Goddess Rising could be classified as sci-fi, but I wouldn't call it dystopian. It's way more hopeful than that. I'd call it spiritual sci-fi, if there is such a thing.
Little Grace lives in a future on Earth in which a geological holocaust has destroyed our present civilization. Survivors live in communal groups, and they worship the Goddess:
The glory and power of the universe, the Goddess was at once all Love and all Truth, but at the same time She was exacting and uncompromising. She was as constant as the sun and as changeable as the moon, therefore one did well to appreciate Her and give thanks.
One day, Grace learns that she is not who she thought she was. In fact, she is destined to become Greer -- the seer who, legend says, will save her people. She flees into the wilderness, and after a period of hardship and travail, she settles into life in a village in the mountains. There, she becomes apprenticed to a herbalist, and there, too, she learns about sexuality. When she returns to her old home, she has clearly come into her power -- but she is not quite yet done growing.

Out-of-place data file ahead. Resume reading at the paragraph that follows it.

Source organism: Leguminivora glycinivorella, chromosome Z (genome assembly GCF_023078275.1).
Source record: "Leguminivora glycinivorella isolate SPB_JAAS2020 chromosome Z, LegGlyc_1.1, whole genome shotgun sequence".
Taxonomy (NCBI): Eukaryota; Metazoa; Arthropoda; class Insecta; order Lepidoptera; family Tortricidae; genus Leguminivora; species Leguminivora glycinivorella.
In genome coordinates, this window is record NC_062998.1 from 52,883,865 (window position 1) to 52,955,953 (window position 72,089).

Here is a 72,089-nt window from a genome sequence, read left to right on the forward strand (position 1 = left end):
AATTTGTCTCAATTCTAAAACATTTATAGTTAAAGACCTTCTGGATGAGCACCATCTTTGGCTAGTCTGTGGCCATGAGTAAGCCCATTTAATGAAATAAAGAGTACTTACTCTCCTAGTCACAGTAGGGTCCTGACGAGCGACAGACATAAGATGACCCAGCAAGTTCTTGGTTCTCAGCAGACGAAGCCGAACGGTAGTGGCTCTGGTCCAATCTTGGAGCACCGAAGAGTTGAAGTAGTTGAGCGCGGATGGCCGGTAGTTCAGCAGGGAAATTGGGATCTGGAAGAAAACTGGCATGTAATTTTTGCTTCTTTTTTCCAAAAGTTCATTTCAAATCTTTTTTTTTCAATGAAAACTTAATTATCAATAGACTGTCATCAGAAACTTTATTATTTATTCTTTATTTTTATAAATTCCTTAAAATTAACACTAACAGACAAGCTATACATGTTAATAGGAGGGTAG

Bowersock says in the Acknowledgements that she cried when she finished writing this book. I can believe it. Greer's struggle is, in some ways, the struggle of every woman to be taken seriously and to find her place in the world.